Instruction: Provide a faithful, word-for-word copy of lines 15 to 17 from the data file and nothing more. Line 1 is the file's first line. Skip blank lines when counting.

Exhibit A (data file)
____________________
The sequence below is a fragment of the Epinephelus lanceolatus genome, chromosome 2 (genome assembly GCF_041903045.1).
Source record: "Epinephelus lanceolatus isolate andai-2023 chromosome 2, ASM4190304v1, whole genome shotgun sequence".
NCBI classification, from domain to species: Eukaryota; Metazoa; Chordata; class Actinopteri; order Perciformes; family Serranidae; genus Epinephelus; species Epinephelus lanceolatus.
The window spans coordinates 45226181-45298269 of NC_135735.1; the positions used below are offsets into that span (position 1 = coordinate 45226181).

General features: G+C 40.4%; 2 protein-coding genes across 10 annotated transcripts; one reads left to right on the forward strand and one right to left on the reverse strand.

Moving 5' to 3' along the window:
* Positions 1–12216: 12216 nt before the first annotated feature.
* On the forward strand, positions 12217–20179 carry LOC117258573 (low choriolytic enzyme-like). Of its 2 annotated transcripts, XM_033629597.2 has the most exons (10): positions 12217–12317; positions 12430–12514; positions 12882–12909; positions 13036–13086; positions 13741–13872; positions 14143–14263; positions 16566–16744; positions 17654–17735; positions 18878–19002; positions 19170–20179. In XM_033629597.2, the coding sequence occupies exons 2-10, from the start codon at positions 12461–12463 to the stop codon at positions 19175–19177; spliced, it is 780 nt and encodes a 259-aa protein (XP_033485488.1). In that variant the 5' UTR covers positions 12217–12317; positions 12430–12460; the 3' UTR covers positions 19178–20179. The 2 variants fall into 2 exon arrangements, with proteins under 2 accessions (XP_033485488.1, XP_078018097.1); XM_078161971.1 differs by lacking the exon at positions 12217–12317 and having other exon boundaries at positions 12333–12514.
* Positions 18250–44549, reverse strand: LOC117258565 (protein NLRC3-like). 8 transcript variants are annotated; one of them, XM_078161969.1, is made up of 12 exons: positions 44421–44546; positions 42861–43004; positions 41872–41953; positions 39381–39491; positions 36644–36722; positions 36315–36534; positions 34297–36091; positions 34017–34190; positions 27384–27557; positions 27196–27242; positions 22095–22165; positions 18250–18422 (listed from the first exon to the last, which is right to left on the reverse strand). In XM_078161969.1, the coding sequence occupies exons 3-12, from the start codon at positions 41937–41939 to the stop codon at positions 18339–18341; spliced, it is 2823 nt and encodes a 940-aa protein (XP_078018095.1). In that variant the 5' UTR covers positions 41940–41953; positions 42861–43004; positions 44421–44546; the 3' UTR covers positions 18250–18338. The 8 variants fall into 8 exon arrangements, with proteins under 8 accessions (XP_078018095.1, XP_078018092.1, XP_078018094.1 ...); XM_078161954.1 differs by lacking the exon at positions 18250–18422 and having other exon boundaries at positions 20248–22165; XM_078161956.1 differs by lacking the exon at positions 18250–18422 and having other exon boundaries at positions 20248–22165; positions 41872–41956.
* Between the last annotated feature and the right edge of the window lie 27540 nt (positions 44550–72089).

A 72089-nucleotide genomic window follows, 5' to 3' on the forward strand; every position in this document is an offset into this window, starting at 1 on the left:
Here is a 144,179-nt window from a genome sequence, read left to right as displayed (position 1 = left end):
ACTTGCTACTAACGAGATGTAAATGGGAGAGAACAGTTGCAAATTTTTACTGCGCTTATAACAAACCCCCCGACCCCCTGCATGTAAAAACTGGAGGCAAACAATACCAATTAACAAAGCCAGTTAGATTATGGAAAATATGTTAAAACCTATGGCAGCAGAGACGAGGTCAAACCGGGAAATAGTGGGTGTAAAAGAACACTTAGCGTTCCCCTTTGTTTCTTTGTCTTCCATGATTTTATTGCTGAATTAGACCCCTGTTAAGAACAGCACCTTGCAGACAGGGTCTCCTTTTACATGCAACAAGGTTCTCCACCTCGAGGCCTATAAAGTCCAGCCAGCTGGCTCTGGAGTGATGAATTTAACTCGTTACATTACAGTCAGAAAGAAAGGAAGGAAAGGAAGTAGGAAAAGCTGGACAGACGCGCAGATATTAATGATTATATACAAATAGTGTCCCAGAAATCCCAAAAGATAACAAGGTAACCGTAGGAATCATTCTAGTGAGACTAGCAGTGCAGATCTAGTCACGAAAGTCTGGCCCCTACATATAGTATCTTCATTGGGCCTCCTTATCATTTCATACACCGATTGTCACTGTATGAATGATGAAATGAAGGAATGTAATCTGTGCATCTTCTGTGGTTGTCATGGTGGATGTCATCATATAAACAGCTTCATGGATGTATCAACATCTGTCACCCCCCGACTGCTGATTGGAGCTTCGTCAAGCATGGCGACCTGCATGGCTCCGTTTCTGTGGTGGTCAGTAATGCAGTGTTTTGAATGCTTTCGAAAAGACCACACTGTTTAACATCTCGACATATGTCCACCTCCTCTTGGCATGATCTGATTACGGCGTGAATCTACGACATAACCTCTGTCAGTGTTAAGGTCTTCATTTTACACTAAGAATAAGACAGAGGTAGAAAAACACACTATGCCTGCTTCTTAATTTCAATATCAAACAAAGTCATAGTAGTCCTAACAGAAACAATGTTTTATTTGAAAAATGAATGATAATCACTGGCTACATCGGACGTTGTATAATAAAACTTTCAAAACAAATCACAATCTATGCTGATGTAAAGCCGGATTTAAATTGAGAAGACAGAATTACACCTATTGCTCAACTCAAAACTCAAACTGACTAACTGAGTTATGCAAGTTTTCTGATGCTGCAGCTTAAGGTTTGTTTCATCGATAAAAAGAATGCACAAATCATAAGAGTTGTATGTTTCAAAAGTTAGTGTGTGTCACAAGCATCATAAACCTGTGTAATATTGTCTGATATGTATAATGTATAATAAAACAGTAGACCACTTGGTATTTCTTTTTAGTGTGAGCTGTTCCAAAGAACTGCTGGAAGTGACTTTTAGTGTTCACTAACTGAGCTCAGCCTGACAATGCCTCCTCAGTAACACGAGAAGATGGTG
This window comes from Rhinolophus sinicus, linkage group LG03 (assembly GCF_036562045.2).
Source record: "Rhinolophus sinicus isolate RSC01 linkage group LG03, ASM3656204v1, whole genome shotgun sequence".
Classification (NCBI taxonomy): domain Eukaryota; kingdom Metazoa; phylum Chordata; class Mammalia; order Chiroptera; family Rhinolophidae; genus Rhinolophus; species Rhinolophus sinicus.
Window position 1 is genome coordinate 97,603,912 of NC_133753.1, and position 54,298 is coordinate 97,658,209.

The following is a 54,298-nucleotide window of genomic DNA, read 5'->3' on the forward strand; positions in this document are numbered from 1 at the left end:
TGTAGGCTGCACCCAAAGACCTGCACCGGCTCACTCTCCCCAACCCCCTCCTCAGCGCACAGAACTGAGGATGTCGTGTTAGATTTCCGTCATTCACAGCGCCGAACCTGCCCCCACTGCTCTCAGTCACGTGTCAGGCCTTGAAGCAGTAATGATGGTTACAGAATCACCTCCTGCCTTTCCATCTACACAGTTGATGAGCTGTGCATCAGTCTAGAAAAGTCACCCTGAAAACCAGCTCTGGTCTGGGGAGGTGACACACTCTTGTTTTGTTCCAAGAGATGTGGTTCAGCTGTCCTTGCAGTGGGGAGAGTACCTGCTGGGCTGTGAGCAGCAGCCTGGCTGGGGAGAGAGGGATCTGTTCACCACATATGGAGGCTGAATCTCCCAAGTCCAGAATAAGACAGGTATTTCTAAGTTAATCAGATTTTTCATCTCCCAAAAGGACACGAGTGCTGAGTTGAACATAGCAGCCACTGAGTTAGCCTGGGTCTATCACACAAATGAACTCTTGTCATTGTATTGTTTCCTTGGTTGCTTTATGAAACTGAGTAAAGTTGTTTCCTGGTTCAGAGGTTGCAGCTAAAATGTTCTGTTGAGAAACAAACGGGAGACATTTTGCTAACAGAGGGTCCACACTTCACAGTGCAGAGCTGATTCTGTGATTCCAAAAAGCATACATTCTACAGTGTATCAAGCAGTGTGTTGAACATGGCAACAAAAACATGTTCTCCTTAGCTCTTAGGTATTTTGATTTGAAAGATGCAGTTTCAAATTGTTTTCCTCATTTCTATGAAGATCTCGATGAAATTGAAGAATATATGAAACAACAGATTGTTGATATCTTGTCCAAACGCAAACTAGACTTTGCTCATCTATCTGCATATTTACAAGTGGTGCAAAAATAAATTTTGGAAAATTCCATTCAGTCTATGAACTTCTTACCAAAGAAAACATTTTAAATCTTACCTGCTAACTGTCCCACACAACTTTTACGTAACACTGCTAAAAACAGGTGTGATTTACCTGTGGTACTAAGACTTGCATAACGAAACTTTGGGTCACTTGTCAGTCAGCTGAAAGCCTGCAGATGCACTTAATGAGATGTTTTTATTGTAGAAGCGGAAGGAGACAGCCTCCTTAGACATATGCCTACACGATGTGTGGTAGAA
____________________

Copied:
Source record: "Rhinolophus sinicus isolate RSC01 linkage group LG03, ASM3656204v1, whole genome shotgun sequence".
Classification (NCBI taxonomy): domain Eukaryota; kingdom Metazoa; phylum Chordata; class Mammalia; order Chiroptera; family Rhinolophidae; genus Rhinolophus; species Rhinolophus sinicus.
Window position 1 is genome coordinate 97,603,912 of NC_133753.1, and position 54,298 is coordinate 97,658,209.